“Stupid rental car,” my wife growled.
“Huh?” I bumbled, snapping out of an exhausted daze. “I thought we liked the rental car.”
Having ventured to Maui with my parents, we’d rented a minivan that would comfortably fit the six of us and our fleet of Traveling Toddler Circus props. Even with the two extra adults there was still plenty of room. Compared to the 4-door sedan we usually cart the kids around in and into which certain strollers only fit one way (when inserted with ninja precision), it was a veritable vehicular vacation on top of our location vacation. In fact, it had inspired us to seek out a van of our own once we returned to Phoenix. Or so I thought as my wife suddenly slandered our steed’s good name.
“We do like it, except for this stupid speedometer. I have no idea how fast I’m going.”
Straightening up on the passenger side, I leaned towards my wife at the wheel to survey the dash. The numbers and gauges shone brightly up at us as we traversed the dark, sans-streetlight coastal road. On this particular night my parents were out on a date and my wife and I were headed back to the hotel with our passed-out munchkins. When it’s just the four of us, my wife usually opts to drive due to her propensity for motion sickness and a particularly vocal flair for back-seat driving. While many of my male peers might see this as gender-role sacrilege, I assure you, this is the optimal driving arrangement.
Examining the dashboard, I saw exactly what my wife was talking about. A digital gauge displayed her speed in kilometers per hour rather than miles per hour.
After denying the urge to rant about our country’s ridiculous resistance against the Metric System (which, sadly, none of our presidential candidates seem to be addressing in this election year), I tinkered with the single button below the display–pressing, holding, requesting miles-per-hour via Morse Code–but to no avail.
“There’s got to be something else. What about those buttons on the steering wheel?”
My wife pointed at various controls as she replied, “No, these are for the stereo, this is cruise control, this is the cappuccino maker, and this turns the headlights into the Batman Signal.”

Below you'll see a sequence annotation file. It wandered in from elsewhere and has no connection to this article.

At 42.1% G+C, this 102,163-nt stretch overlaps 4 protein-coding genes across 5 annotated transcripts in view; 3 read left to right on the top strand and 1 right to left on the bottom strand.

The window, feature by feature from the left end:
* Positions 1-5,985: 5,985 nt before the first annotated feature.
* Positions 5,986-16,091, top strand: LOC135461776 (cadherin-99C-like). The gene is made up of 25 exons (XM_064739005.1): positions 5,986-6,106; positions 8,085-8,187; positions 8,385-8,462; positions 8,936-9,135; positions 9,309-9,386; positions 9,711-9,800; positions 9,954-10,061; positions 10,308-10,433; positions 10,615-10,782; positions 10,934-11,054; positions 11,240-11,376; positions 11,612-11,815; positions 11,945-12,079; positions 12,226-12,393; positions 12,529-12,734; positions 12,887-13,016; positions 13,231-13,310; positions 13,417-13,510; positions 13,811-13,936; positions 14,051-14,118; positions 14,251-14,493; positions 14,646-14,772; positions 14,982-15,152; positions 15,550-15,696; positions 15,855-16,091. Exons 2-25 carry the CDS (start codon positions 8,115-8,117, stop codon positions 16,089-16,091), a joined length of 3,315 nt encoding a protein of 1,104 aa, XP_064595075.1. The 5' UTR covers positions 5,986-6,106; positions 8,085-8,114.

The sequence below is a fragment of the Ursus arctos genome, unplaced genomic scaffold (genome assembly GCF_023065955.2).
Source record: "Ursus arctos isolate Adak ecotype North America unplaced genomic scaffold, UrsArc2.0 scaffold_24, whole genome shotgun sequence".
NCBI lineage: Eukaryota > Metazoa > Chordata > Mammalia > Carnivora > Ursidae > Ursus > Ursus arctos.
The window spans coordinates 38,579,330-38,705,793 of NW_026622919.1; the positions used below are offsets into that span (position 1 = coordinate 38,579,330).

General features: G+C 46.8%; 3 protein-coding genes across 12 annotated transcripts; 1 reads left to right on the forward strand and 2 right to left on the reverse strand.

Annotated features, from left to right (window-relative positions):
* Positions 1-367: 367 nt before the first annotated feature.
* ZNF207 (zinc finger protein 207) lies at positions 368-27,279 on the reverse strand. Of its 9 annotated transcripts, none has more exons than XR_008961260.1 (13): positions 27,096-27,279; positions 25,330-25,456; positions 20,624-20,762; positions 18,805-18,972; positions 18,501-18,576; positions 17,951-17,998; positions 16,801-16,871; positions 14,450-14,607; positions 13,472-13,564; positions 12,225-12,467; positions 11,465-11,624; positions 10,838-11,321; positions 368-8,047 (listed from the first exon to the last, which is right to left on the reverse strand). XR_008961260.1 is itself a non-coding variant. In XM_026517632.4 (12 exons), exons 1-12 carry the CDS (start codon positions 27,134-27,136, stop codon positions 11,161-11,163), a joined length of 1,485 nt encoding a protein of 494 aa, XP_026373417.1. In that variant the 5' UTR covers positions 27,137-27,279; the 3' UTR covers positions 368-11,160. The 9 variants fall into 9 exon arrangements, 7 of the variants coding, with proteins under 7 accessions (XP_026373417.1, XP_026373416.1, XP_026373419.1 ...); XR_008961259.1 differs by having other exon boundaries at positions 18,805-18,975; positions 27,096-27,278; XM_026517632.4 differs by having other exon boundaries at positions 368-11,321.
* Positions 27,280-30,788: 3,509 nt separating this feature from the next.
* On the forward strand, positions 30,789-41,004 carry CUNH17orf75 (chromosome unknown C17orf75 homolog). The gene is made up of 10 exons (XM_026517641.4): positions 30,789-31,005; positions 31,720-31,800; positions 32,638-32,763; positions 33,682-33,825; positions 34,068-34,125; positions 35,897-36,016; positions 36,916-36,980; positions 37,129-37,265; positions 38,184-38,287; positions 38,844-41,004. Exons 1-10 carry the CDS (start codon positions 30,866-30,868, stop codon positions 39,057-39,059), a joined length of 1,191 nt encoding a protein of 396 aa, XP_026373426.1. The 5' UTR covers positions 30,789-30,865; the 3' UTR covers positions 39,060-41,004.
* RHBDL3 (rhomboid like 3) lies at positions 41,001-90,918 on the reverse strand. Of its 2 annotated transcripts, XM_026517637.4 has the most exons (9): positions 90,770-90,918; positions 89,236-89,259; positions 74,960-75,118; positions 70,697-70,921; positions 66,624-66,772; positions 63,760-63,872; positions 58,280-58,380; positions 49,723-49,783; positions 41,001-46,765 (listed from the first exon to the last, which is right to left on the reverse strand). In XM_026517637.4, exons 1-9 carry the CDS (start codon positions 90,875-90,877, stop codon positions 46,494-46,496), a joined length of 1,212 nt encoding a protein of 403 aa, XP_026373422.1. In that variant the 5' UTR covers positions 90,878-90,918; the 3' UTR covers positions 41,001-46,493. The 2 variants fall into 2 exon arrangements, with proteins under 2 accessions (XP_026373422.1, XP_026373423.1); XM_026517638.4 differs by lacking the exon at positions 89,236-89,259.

We’d had a terrible misunderstanding earlier when Christian Bale had arrived in black Batgarb assuming we needed assistance.
“Huh.” I stared lazily. “Well, does it really matter how fast you’re going?”
“Only if I don’t want to get a speeding ticket.”
“Why, what’s the speed limit?”
“Hmmm…” I attempted a strained facial expression–one that seemed I was painstakingly scouring my brain for the Metric-to-English conversion–but after the tiring day we’d had, my mind was spent and all I’d really accomplished was a half-decent constipation face.
. . .
The Twins had seen the ocean for the first time that day. I’d always imagined them hesitantly avoiding the waves, wanting to watch from a safe distance on the shore while digging in the sand, especially my daughter who as a rule is shy and guarded in new situations. But to my pleasant surprise, it was entirely different.
They were fearless.
Running towards the tide, giggling uncontrollably as it splashed all over them, bending down to try to catch water in their mouths as it crashed (and trying so hard not to make a bitter beer face at the taste).
There was a moment where I had them on either side of me holding my hands, and I watched them marvel with their little eyes at the vastness of the ocean, looking out at the horizon. My daughter pointed and “Oooh”-ed. My son punched a wave and cackled. It’s a moment I’ll remember for the rest of my life.
However, along with the amazingness and fun of the day came the sheer energy involved in continually lathering them in sunscreen, chasing them across the sand, walking up and down the stairs of the pirate ship pool playscape, pushing strollers up steep grades to restaurants and tourist traps, and urging tiny mouths to eat something (ANYthing) in sensory-overload island-themed restaurants. “Having fun sure is a lot of work, isn’t it?” my mother had laughed while watching us wrestle the kids into their bathing suits. (My two sisters and I were only four years apart, so she remembers similar outdoor excursion efforts with us.)
. . .
So now, after a fantastic but fantastically exhausting day, with the Dynamic Duo now finally asleep, my mind was set on getting them to bed, hammering down a few to-go mai tais from the downstairs pool bar, and collapsing gloriously onto my pillow.
Not hacking into the rental car’s speedometer.
“Is there a manual or something?” my wife wondered aloud.
“I don’t know. Where’s the glove box?”
“Should be in front of you.” Duh, John.
“I can’t open this damn thing.” SNAP! CRACKLE! POP! “Come on, you piece of–”
“Stop. Forget it. You’ll wake them up.”
“What the hell is with this thing?” I snarled, glowering at the Metric Menace. “We’re smart people! I’m in a damn Ph. D. program! We should be able to figure this out!”
And that’s when I saw it.
The answer had been there all along, and it was embarrassingly simple. Which is why I admitted:
“Oh my God. Babe, we’re idiots.”
Grimacing in shame, I pointed just to the right of the digital speedometer, revealing the solution to what will now forever be known as the SpeedometerGate Scandal.
“You’ve got to be kidding me!” my wife sputtered.
After a good five minutes of punch-drunk laughter, my wife finally turned to me and said, “We probably shouldn’t tell anyone about this.”
I nodded. “Yeah, probably not.”
This is Part 4 of the sprawling, epic TwinfaMaui Saga, which makes it one better than a trilogy. Suck on that, Lord of the Rings.
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If not, perhaps try converting them to the Metric System.